Global cooling event 4,200 years ago spurred rice’s evolution, spread across Asia

Posted: May 15, 2020 by oldbrew in climate, History, research
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Honghe Hani Rice Terraces in Yunnan Province, China [image credit: Wikipedia]


A look back to an earlier era of dramatic climate change, long before anyone had time to obsess about atmospheric trace gases.
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A major global cooling event that occurred 4,200 years ago may have led to the evolution of new rice varieties and the spread of rice into both northern and southern Asia, an international team of researchers has found.

Their study, published in Nature Plants and led by the NYU Center for Genomics and Systems Biology, uses a multidisciplinary approach to reconstruct the history of rice and trace its migration throughout Asia, says Phys.org.

Rice is one of the most important crops worldwide, a staple for more than half of the global population.

It was first cultivated 9,000 years ago in the Yangtze Valley in China and later spread across East, Southeast, and South Asia, followed by the Middle East, Africa, Europe, and the Americas.

In the process, rice evolved and adapted to different environments, but little is known about the routes, timing, and environmental forces involved in this spread.

In their study, the researchers reconstructed the historical movement of rice across Asia using whole-genome sequences of more than 1,400 varieties of rice—including varieties of japonica and indica, two main subspecies of Asian rice—coupled with geography, archaeology, and historical climate data.

For the first 4,000 years of its history, farming rice was largely confined to China, and japonica was the subspecies grown.

Then, a global cooling event 4,200 years ago—also known as the 4.2k event, which is thought to have had widespread consequences, including the collapse of civilizations from Mesopotamia to China—coincided with japonica rice diversifying into temperate and tropical varieties.

The newly evolved temperate varieties spread in northern China, Korea and Japan, while the tropical varieties and spread to Southeast Asia.

“This abrupt climate change forced plants, including crops, to adapt,” said Rafal M. Gutaker, a postdoctoral associate at the NYU Center for Genomics and Systems Biology and the study’s lead author.

“Our genomic data, as well as paleoclimate modeling by our collaborators, show that the cooling event occurred at the same time as the rise of temperate japonica, which grows in milder regions. This cooling event also may have led to the migration of rice agriculture and farmer communities into Southeast Asia.”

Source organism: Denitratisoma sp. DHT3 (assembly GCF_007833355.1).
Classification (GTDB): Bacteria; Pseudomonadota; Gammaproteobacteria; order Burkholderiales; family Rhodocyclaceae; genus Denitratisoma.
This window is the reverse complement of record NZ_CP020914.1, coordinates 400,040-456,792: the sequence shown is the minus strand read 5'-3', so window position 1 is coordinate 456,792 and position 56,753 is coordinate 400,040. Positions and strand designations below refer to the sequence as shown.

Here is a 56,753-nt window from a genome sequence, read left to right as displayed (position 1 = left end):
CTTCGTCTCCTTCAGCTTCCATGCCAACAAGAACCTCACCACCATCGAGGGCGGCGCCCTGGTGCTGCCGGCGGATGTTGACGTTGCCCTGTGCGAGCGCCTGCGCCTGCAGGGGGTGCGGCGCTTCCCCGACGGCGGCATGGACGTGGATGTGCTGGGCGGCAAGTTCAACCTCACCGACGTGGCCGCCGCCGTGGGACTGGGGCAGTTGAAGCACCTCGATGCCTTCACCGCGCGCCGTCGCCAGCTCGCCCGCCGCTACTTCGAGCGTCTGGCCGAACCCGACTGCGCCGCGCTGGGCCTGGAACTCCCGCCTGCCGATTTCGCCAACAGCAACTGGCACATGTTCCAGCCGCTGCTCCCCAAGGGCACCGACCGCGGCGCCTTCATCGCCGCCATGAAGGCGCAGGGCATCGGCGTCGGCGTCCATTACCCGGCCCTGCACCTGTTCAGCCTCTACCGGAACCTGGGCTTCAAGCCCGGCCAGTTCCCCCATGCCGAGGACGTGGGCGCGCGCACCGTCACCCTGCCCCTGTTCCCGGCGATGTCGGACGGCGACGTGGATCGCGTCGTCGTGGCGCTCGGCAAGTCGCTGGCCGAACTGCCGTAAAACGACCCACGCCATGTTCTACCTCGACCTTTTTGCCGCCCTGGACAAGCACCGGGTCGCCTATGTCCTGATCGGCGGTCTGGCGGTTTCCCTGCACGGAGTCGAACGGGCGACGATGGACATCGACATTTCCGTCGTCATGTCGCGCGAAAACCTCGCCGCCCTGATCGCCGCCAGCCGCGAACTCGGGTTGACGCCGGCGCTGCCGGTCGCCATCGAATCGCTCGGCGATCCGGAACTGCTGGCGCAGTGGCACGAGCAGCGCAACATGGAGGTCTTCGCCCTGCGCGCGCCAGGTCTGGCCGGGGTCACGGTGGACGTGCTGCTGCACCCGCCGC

“These findings were then backed up by data from archaeological rice remains excavated in Asia, which also showed that after the 4.2k event, tropical rice migrated south while rice also adapted to northern latitudes as temperate varieties,” said Michael D. Purugganan, the Silver Professor of Biology at NYU, who led the study.

After the global cooling event, tropical japonica rice continued to diversify. It reached islands in Southeast Asia about 2,500 years ago, likely due to extensive trade networks and the movement of goods and peoples in the region—a finding also supported by archeological data.

Full article here.
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Related: Weedy rice is unintended legacy of Green Revolution (March 2020)
A new global study reveals the extent to which high-yielding rice varieties favored in the decades since the “Green Revolution” have a propensity to go feral, turning a staple food crop into a weedy scourge.

Comments
  1. […] Tallbloke’s Talkshop: Global cooling event 4,200 years ago spurred rice’s evolution, spread across Asia […]

  2. glenndc says:

    Interesting. This coincides with Dr Barbara Bell’s work from the 70s, Harvard Observatory Astronomer and Egyptologyst about the dark ages of Egypt, ca 2,200 BC. The meticulously maintained Pharaohnic Nile flood records going back to 6 KYA undergird and substantiate her hypothesis. Read here

    http://www dot gizapyramids dot org/pdf_library/bell_aja_75_1971.pdf

    And at Chiefio’s site 7 years ago

    https://chiefio dot wordpress dot com/2013/04/28/egyptian-dark-ages/

    Your article about SE Asia further globalizes and substantiates her findings and hypotheses.

  3. JB says:

    Seems to coincide with the onset of the cooling period beginning ca 2100BCE.

  4. ivan says:

    The related item at the end of the article caused me to chuckle because the greens appear to be unable to get anything right. It is also sad because of the green stupidity a staple food for many may be harder to grow and harvest.

    If the greens stopped poking themselves in where they are not wanted/needed the world would be a better richer place and we wouldn’t be bombarded with fake science.

  5. oldmanK says:

    Full pdf here: https://www.biorxiv.org/content/10.1101/748178v1.full.pdf

    The date 4k2 BP (or 2k2bce) is when the impact of change began to leave traces in many proxies. It takes decades to a few centuries for a trace to appear as a distinct change in a cultivar. But the abrupt event that started it occurred earlier, at 2345bce (see https://tallbloke.wordpress.com/2014/12/24/dodwells-surprising-study-of-the-obliquity-of-the-ecliptic/ )

    Such change cooled equatorial regions and warmed higher latitudes further above the tropics, thus widening the band of latitudes that would allow cereal development – from what was around Lat 15 – 30deg (it seems). See page 22 of the pdf for the spread of the various varieties as these were adapted according to region’s new/changed climate. One is likely to find the same developments in corn/wheat and barley in Europe and the Near east.

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